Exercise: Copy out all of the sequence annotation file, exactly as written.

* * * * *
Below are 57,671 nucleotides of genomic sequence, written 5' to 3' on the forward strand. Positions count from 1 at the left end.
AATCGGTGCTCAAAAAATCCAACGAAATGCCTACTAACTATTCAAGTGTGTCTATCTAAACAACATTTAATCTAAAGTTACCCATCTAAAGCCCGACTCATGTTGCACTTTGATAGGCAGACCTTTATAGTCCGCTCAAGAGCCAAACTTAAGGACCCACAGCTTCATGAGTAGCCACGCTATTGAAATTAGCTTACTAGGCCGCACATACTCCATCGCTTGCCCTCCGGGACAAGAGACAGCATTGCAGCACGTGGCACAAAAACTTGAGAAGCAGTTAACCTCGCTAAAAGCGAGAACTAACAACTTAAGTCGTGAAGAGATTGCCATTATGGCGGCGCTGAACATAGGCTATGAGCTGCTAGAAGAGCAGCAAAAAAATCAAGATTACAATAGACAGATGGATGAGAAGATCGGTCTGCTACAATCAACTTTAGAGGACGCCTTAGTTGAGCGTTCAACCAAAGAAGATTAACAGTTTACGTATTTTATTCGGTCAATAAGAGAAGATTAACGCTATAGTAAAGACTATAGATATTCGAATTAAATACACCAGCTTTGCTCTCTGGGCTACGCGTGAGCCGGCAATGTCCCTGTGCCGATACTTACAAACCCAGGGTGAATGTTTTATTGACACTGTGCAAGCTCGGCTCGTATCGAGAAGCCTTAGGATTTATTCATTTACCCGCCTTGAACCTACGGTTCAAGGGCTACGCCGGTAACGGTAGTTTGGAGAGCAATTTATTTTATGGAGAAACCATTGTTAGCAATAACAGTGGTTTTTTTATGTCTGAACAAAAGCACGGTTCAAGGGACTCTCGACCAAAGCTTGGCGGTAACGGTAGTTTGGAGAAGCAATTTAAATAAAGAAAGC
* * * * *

Below are 57,671 nucleotides of genomic sequence, written 5' to 3' on the forward strand. Positions count from 1 at the left end.
AATCGGTGCTCAAAAAATCCAACGAAATGCCTACTAACTATTCAAGTGTGTCTATCTAAACAACATTTAATCTAAAGTTACCCATCTAAAGCCCGACTCATGTTGCACTTTGATAGGCAGACCTTTATAGTCCGCTCAAGAGCCAAACTTAAGGACCCACAGCTTCATGAGTAGCCACGCTATTGAAATTAGCTTACTAGGCCGCACATACTCCATCGCTTGCCCTCCGGGACAAGAGACAGCATTGCAGCACGTGGCACAAAAACTTGAGAAGCAGTTAACCTCGCTAAAAGCGAGAACTAACAACTTAAGTCGTGAAGAGATTGCCATTATGGCGGCGCTGAACATAGGCTATGAGCTGCTAGAAGAGCAGCAAAAAAATCAAGATTACAATAGACAGATGGATGAGAAGATCGGTCTGCTACAATCAACTTTAGAGGACGCCTTAGTTGAGCGTTCAACCAAAGAAGATTAACAGTTTACGTATTTTATTCGGTCAATAAGAGAAGATTAACGCTATAGTAAAGACTATAGATATTCGAATTAAATACACCAGCTTTGCTCTCTGGGCTACGCGTGAGCCGGCAATGTCCCTGTGCCGATACTTACAAACCCAGGGTGAATGTTTTATTGACACTGTGCAAGCTCGGCTCGTATCGAGAAGCCTTAGGATTTATTCATTTACCCGCCTTGAACCTACGGTTCAAGGGCTACGCCGGTAACGGTAGTTTGGAGAGCAATTTATTTTATGGAGAAACCATTGTTAGCAATAACAGTGGTTTTTTTATGTCTGAACAAAAGCACGGTTCAAGGGACTCTCGACCAAAGCTTGGCGGTAACGGTAGTTTGGAGAAGCAATTTAAATAAAGAAAGC